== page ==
Shortened Purim

Home Forums Yom Tov Purim Shortened Purim

Viewing 24 posts - 1 through 24 (of 24 total)
  • Author
    Posts
  • #619444

    TheGoq
    Participant

    We spring ahead Motzei Shabbos/Sunday morning and thus have one less hour of purim 🙁

    #1225634

    Lightbrite
    Participant

    Whoa thanks Goq!!! Didn’t realize it’s Spring Forward weekend.

    Aww. So we gotta jam pack the Simcha this year.

    But isn’t that just in the US?

    What about Shushan Purim for someone who is just visiting the US?

    #1225635

    ubiquitin
    Participant

    I thought of it as an hour more. Since on the day of Purim the sun will set an hour later, so if you wake up on your old clock (out of habit) you get an extra hour.

    (of course the overall time of Purim isnt actually changing and youd lose an hour of sleep)

    #1225636

    TheGoq
    Participant

    Less time to sleep it off.

    #1225637

    Meno
    Participant

    You have Sunday night to sleep it off

    #1225638

    TheGoq
    Participant

    On that note anyone know any good hangover remedies?

    #1225639

    DovidBT
    Participant

    A couple of shots of whiskey.

    #1225640

    👑RebYidd23
    Participant

    Hair of the dog is not nearly as effective as reducing the amount of alcohol you drink in the first place.

    #1225641

    DovidBT
    Participant

    True, but that’s hangover avoidance, not a hangover remedy. 🙂

    A long walk before going to sleep works well too.

    #1225642

    Lightbrite
    Participant

    If anyone needs it, I have a ton of dog hair to give away.

    #1225643

    Nechomah
    Participant

    LB, I wasn’t aware that somebody from Yerushalayim who is visiting somewhere else will still keep Shushan Purim. I thought it was just if you were actually there. Can somebody correct me on this?

    #1225644

    Shopping613 🌠
    Participant

    It’s complicated. If you sleep somewhere, that’s where you keep more or less.

    #1225645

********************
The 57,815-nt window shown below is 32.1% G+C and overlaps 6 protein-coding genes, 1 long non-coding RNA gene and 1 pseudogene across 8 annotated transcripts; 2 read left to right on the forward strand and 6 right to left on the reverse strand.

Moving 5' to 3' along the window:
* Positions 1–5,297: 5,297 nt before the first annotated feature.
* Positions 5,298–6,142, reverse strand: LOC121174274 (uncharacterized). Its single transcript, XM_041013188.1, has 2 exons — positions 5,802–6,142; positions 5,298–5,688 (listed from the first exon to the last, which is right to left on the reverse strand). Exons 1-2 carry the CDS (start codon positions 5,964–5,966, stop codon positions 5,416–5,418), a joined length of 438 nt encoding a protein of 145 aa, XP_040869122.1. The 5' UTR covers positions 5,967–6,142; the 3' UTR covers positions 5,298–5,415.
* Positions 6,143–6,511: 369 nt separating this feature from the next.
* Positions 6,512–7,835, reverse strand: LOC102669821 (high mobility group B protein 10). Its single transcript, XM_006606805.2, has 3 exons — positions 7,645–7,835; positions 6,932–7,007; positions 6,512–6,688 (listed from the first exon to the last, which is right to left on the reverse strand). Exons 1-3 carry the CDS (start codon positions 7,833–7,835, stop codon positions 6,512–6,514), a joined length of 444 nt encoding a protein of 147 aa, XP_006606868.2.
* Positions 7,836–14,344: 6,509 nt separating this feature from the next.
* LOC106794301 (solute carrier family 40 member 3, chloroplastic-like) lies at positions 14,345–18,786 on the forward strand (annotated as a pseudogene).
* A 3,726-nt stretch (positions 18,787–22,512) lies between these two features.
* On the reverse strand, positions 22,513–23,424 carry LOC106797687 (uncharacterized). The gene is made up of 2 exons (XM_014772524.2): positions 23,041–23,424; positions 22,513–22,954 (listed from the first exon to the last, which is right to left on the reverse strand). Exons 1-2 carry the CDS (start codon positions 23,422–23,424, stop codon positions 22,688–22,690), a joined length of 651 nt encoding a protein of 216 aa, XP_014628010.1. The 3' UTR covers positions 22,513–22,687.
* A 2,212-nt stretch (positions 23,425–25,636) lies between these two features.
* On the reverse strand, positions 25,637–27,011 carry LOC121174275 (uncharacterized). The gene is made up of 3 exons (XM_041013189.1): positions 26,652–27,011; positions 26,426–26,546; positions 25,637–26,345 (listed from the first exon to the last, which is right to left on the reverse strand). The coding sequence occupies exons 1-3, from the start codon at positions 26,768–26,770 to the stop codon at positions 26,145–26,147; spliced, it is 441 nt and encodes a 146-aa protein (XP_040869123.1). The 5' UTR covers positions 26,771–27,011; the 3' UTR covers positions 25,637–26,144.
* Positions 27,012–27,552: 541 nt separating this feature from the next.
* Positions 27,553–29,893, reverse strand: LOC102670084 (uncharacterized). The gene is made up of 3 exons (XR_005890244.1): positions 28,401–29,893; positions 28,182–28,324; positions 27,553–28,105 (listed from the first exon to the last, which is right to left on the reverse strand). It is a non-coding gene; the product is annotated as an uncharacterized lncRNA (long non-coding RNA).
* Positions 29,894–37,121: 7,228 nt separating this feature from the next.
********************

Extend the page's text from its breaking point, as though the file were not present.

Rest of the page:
rebshidduch
    Participant

    The GOQ, no because then Purim ends later in the evening.

    #1225646

    👑RebYidd23
    Participant

    Can we all bear in mind that the clock does not actually affect time itself?

    #1225647

    Lilmod Ulelamaid
    Participant

    RY – +1. Especially when it comes to Chagim. I don’t think you guys even had a shorter night last night because shul/megilah reading was probably an hour later, no? Doesn’t it go by zman kirias Shema?

    #1225648

    iacisrmma
    Participant

    LU: No. IN the NYC area 72 minutes after shkia was approximately 7:10 PM (19:10 GMT -0500). Many shuls started the megillah right away after Maariv. Others may have waited 1/2 hour to give the women a chance to come. DST started at 2:00 AM EST (3:00 AM EDT). NYC is now at GMT -0400. Yesterday Netz (sunrise) was at 06:12 EST; today it is 07:12 (EDT).

    #1225649

    Lightbrite
    Participant

    Nechomah: I am still trying to figure it out myself. I don’t know.

    What if it is a man traveling and his wife and children are home in Jerusalem. Does he celebrate?

    I am not a man with a wife and children in Jerusalem, but I wonder if I was, would it feel weird not to feel like I was there in Jerusalem celebrating even if I am technically chutz l’ar’etz?

    #1225650

    huju
    Participant

    I suspect the opening poster set this up as a test which, so far, no one has passed.